Frisky Q&A: “Mike & Molly” Star Swoosie Kurtz

swoosie kurtz

“I forgot to get married and have babies” is often a line women with successful careers hear from their peers as a warning to reprioritize their lives. Yet this is exactly how Swoosie Kurtz, currently starring in “Mike and Molly” with Melissa McCarthy, explains why she is 69-years-old and never married and without children. But never fear, Swoosie has no regrets.

How did a girl with an unconventional name grow up to conquer stage and screen— starring on ”Sisters,” “Pushing Daisies,” and “Nurse Jackie,” as well as taking home multiple Tonys, Emmys, Obies and Drama Desk Awards — and still be happy without “a family?” Well, her family. Keep reading »

Frisky Q&A: Emily Matchar, Author of Homeward Bound: Why Women Are Embracing The New Domesticity

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QA Emily Matchar Homeward Bound

One upon a time, the phrase “domestic diva” referred to Martha Stewart and stereotypes of 1950′s housewives. But you may have noticed recently that all your friends are knitting and growing their own kale. Your cousin is raising chickens in her backyard. Your mom is making her own pickles and selling them on Etsy. And everyone is wondering why you aren’t baking your own bread yet.  (“It’s so easy!”)  Congratulations, you have been hit by New Domesticity, an aughties phenomenon in which traditional homemaking tasks experience a revival in the hopes of saving money, eating fresher, improving health, and cutting the government out of your personal life.

Journalist Emily Matchar always loved reading blogs, especially the do-it-yourself (DIY) and homesteading genres. She was surprised to see a lot of middle-class professionals, including Third and Forth Wave feminists (not the likeliest group to embrace washing their laundry by hand), taking on pioneer woman-style chores and calling it a feminist choice. Matchar got curious what was going on. Why would people milk their own cows if they could just buy milk at the store?  Why would parents refuse to vaccinate their children? Were women who quit their jobs to devote themselves full-time to growing nearly all their family’s food could really be serious? Quickly Matchar fell down a rabbit hole where answers only lead to more questions.  There are liberal Earth mamas, conservative Mormon housewives and even some pioneering dudes who read the same blogs about DIY homemaking tips — and they are everywhere. In her new book, Homeward Bound: Why Women Are Embracing The New Domesticity speaks to a bunch of these folks and paints a fascinating portrait of this new twisty-turn in feminism.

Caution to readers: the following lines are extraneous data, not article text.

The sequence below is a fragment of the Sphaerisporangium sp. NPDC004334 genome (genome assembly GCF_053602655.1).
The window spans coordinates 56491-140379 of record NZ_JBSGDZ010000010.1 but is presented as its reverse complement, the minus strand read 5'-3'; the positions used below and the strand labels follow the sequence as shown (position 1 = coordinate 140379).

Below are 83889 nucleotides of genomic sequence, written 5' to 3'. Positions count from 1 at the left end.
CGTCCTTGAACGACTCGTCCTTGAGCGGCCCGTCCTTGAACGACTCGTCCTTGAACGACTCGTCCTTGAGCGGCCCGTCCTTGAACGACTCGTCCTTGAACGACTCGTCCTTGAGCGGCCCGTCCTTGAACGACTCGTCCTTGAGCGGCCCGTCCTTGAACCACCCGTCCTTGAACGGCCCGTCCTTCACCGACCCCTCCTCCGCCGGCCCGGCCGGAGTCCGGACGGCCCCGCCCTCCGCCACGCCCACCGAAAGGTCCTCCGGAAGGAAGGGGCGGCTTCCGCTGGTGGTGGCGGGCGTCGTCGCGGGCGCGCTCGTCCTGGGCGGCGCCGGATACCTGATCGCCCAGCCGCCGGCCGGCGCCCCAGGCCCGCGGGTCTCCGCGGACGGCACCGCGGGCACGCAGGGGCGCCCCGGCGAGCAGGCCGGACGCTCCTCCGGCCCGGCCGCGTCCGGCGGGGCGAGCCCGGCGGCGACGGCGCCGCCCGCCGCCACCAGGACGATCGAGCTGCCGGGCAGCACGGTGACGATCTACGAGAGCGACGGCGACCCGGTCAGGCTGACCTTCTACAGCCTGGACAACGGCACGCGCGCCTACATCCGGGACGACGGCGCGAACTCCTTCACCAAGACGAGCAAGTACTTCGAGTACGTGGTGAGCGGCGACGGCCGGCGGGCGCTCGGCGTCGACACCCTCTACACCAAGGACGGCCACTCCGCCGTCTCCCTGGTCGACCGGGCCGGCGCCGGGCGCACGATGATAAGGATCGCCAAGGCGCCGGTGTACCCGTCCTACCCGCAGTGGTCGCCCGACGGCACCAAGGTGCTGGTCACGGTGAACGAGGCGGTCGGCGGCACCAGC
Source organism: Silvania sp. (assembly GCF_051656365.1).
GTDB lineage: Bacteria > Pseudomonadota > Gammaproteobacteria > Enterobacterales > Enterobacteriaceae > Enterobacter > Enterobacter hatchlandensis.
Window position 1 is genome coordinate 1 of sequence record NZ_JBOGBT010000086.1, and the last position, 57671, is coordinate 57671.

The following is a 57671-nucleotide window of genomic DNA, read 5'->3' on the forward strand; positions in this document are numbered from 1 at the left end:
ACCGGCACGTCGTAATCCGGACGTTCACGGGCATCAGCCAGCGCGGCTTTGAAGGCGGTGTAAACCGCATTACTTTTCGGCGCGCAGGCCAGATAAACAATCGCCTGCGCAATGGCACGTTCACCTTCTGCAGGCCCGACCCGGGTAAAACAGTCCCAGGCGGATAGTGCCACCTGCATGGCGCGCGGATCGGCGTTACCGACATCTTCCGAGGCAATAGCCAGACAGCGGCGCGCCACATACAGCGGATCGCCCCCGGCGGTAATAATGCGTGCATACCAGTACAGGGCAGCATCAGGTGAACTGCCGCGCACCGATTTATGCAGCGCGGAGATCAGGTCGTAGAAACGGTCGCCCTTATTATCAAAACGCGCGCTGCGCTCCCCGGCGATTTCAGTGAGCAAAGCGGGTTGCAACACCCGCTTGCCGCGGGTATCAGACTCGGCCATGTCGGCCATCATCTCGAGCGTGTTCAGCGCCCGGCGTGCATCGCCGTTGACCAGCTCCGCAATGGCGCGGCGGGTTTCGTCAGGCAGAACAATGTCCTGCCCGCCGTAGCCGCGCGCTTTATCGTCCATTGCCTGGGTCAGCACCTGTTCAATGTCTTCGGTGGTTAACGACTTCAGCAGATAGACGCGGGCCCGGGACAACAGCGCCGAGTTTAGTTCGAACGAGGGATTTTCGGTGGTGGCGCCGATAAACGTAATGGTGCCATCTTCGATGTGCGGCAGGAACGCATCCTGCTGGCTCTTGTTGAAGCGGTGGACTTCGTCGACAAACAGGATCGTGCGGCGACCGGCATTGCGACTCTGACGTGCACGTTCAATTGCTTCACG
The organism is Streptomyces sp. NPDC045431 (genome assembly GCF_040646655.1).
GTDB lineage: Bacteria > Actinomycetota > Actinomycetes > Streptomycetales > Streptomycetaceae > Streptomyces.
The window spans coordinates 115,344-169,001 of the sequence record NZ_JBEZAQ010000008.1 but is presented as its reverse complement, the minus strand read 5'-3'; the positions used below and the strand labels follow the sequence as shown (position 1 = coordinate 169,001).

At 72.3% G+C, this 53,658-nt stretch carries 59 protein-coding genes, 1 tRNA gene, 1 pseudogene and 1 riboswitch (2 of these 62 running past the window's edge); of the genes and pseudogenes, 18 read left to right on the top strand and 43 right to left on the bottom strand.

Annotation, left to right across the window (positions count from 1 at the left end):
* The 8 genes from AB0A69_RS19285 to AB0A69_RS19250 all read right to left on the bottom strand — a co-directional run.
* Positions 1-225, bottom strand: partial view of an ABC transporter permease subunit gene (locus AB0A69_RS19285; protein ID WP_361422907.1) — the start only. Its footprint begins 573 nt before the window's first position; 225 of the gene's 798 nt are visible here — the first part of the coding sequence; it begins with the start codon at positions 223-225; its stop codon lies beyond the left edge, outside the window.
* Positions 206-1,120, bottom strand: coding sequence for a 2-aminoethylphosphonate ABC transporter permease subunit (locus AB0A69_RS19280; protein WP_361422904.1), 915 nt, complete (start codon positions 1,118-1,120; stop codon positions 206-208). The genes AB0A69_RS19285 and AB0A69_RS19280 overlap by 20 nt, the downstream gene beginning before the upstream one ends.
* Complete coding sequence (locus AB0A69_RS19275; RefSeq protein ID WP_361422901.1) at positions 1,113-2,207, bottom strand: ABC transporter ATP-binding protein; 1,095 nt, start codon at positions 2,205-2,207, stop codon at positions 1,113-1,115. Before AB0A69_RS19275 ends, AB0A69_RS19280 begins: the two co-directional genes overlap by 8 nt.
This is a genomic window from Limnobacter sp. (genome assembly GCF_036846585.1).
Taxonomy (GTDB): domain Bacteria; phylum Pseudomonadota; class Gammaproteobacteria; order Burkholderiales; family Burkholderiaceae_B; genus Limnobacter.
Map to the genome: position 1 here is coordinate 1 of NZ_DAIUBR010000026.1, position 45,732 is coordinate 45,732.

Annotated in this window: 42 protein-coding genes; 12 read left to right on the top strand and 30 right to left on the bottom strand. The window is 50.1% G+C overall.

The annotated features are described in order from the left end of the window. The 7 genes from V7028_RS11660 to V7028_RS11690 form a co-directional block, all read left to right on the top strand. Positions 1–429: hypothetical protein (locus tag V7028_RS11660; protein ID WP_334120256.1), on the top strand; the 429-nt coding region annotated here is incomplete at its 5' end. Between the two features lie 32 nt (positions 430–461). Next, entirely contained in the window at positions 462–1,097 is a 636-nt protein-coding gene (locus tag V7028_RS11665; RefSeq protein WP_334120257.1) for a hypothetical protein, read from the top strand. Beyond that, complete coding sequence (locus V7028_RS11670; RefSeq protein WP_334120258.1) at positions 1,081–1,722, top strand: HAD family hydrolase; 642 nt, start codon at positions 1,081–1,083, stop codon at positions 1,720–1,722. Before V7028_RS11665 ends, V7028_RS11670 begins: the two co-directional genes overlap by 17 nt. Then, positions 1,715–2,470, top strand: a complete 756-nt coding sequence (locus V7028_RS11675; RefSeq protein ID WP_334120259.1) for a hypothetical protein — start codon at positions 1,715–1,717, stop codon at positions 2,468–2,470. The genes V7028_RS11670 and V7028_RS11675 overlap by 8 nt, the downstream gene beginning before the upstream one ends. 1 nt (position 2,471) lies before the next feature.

I spoke with Matchar over the phone in Hong Kong, where she is currently living about New Domesticity, traditional gender roles, and the pleasures of breaking your bed. (Apparently, it really is so easy.)  Our conversation, after the jump:

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Frisky Q&A: Ani DiFranco On Patriarchy, Motherhood & “Having It All”

Ani DiFranco interview The Frisky

When I arrived at the basement of the Calvin Theater in Northampton, Massachusetts, I found folk musician Ani DiFranco in the midst of trying to get her six-month-old son Dante down for a nap. Minutes later I spotted the young baby — still very much awake — strapped into a carrier about to head out on a walk. This meshing of work and life happens daily for DiFranco, who is back on the road after having taken some time off to have her second child. Like his sister before him, Dante has joined DiFranco on tour, and the singer has been relearning how to split her time between motherhood and music.

While her son (hopefully) walked his way into a nap, DiFranco and I discussed everything from hitting the road as a mother of two, the notion of “having it all,” her ever-growing relationship with her fans and so much more. Keep reading »